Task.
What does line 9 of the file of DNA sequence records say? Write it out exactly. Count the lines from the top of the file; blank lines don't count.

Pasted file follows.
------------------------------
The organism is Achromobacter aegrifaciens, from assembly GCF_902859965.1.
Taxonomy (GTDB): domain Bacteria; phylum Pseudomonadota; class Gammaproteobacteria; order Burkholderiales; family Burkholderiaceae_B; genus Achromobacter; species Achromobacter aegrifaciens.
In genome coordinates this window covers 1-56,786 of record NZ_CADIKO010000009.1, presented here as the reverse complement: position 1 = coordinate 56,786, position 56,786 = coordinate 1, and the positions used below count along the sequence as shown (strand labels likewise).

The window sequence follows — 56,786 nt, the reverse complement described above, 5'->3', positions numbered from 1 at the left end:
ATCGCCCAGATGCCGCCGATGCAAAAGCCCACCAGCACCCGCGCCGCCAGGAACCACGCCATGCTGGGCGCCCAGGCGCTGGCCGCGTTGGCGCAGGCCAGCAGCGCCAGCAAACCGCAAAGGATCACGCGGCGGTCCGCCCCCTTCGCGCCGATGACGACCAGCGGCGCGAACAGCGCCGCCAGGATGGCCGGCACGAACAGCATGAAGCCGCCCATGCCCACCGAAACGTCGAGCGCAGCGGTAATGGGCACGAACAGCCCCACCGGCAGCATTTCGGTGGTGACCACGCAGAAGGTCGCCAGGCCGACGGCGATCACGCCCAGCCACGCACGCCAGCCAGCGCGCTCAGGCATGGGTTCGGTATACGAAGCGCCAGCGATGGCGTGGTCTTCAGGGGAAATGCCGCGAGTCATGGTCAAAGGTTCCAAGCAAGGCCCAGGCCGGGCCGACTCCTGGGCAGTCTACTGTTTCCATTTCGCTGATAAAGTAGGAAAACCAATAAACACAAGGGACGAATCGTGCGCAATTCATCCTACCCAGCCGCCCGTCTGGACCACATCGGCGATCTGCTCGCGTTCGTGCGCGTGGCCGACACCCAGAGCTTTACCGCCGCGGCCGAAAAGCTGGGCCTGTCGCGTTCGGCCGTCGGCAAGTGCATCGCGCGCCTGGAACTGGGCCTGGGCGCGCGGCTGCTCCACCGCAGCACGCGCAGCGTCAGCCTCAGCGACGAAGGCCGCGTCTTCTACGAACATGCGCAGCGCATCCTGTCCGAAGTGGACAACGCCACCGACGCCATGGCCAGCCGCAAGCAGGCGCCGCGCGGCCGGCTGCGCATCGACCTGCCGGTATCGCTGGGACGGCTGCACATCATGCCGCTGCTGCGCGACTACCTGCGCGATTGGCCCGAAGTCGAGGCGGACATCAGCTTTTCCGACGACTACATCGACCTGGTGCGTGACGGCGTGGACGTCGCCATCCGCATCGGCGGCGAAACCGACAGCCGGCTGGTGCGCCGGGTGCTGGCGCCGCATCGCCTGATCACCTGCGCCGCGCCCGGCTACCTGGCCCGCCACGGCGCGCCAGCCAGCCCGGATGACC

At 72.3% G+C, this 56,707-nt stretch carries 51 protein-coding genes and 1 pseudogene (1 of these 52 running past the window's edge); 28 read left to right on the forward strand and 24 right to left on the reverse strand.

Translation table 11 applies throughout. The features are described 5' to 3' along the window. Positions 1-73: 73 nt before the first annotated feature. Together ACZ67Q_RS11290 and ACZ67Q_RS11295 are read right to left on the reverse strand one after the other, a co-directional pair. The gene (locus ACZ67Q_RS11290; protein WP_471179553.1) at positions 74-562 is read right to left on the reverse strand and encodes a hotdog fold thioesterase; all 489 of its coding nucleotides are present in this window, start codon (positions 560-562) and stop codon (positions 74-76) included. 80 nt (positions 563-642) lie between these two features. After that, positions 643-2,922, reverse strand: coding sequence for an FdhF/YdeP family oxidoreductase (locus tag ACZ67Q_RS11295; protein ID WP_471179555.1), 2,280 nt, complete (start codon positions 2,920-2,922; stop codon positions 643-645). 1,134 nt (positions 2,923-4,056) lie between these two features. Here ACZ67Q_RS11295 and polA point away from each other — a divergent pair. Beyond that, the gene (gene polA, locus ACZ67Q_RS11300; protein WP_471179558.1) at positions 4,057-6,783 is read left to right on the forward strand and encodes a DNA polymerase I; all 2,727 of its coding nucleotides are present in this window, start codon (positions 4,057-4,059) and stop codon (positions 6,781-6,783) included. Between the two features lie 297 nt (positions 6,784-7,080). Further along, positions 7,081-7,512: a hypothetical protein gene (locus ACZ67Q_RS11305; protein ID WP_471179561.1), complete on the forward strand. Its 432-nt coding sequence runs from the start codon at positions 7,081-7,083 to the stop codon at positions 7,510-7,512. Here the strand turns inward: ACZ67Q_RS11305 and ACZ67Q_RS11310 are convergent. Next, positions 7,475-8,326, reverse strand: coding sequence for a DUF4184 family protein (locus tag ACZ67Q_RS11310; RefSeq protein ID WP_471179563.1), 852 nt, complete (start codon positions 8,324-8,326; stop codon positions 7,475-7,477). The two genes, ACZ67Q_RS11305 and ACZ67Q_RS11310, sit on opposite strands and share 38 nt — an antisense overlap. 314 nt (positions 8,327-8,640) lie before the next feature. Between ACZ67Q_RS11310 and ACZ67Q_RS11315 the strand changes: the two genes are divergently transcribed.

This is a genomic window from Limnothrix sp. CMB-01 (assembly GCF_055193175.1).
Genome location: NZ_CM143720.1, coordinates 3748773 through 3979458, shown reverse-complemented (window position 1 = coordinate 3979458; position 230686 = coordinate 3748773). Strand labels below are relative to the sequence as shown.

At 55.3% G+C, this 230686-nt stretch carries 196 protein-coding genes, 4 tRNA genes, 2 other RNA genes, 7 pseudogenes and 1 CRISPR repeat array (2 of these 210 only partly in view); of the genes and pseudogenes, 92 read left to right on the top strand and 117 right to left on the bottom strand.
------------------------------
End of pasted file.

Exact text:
Genome location: NZ_CM143720.1, coordinates 3748773 through 3979458, shown reverse-complemented (window position 1 = coordinate 3979458; position 230686 = coordinate 3748773). Strand labels below are relative to the sequence as shown.